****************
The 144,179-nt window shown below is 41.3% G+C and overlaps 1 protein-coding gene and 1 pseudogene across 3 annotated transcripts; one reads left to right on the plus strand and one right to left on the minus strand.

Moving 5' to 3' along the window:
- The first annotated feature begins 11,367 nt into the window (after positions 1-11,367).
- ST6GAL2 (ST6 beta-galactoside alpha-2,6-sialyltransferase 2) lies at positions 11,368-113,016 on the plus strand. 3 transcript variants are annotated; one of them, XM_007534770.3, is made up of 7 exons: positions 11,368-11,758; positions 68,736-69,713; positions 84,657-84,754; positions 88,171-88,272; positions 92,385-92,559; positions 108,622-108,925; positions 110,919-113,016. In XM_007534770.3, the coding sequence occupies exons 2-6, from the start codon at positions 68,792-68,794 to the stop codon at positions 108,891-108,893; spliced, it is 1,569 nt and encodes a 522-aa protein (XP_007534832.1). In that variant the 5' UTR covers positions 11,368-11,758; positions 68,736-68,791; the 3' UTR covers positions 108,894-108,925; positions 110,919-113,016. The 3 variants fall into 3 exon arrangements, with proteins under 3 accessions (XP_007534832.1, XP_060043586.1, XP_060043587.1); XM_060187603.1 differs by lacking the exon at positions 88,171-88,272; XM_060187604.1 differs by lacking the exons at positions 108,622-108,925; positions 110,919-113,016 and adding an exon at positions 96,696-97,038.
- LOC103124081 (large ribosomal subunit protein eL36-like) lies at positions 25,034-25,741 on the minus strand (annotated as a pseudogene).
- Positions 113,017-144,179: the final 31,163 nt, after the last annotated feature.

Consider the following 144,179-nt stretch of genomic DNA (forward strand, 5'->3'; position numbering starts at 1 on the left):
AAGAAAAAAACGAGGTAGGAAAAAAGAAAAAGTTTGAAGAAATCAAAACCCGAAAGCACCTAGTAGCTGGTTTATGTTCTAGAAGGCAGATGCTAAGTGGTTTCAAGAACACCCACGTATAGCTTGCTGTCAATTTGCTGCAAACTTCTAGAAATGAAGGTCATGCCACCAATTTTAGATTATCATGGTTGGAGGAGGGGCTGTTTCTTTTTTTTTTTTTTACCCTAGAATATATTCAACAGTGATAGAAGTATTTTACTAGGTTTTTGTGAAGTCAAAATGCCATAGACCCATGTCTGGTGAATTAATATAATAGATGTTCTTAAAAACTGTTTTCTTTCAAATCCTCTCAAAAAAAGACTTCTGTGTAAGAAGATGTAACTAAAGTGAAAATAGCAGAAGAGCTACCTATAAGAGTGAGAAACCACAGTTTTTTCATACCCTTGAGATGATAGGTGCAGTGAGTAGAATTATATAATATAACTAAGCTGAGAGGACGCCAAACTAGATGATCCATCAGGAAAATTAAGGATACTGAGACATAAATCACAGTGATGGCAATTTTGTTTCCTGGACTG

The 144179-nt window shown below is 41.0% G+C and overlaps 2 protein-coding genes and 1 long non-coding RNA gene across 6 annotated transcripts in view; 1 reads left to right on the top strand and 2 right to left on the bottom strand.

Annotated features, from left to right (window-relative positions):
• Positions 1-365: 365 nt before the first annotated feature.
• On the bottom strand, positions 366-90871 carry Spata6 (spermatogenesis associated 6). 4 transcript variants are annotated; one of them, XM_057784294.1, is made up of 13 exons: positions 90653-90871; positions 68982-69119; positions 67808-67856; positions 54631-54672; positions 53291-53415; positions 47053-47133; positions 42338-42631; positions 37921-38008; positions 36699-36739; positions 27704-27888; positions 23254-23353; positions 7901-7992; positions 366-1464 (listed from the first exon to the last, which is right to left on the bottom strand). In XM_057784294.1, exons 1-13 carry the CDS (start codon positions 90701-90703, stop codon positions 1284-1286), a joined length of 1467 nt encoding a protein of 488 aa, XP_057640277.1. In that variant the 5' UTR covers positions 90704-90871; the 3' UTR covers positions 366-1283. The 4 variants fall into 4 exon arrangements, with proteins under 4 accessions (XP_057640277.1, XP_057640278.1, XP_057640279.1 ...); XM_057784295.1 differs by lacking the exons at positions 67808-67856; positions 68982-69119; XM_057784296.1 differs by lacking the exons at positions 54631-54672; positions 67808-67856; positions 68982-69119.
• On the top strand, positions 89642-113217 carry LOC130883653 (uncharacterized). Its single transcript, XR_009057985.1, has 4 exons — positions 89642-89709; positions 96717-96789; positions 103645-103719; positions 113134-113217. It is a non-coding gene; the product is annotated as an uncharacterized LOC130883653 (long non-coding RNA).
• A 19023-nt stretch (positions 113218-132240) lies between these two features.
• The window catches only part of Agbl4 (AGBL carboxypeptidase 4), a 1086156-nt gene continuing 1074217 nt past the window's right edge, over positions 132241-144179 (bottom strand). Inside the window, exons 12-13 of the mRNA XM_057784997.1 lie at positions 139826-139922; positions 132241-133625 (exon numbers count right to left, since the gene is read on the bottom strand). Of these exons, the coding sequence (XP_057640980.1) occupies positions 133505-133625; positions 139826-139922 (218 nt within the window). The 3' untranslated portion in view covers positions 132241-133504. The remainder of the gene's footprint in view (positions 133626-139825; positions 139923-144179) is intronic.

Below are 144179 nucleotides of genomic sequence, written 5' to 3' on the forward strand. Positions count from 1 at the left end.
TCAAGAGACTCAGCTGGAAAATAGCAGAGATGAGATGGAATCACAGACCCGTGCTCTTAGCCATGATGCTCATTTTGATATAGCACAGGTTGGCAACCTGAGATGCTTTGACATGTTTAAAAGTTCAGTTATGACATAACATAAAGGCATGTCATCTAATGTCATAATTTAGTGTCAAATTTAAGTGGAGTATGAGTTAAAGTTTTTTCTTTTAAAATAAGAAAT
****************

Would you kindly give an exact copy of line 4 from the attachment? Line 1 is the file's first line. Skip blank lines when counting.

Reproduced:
- ST6GAL2 (ST6 beta-galactoside alpha-2,6-sialyltransferase 2) lies at positions 11,368-113,016 on the plus strand. 3 transcript variants are annotated; one of them, XM_007534770.3, is made up of 7 exons: positions 11,368-11,758; positions 68,736-69,713; positions 84,657-84,754; positions 88,171-88,272; positions 92,385-92,559; positions 108,622-108,925; positions 110,919-113,016. In XM_007534770.3, the coding sequence occupies exons 2-6, from the start codon at positions 68,792-68,794 to the stop codon at positions 108,891-108,893; spliced, it is 1,569 nt and encodes a 522-aa protein (XP_007534832.1). In that variant the 5' UTR covers positions 11,368-11,758; positions 68,736-68,791; the 3' UTR covers positions 108,894-108,925; positions 110,919-113,016. The 3 variants fall into 3 exon arrangements, with proteins under 3 accessions (XP_007534832.1, XP_060043586.1, XP_060043587.1); XM_060187603.1 differs by lacking the exon at positions 88,171-88,272; XM_060187604.1 differs by lacking the exons at positions 108,622-108,925; positions 110,919-113,016 and adding an exon at positions 96,696-97,038.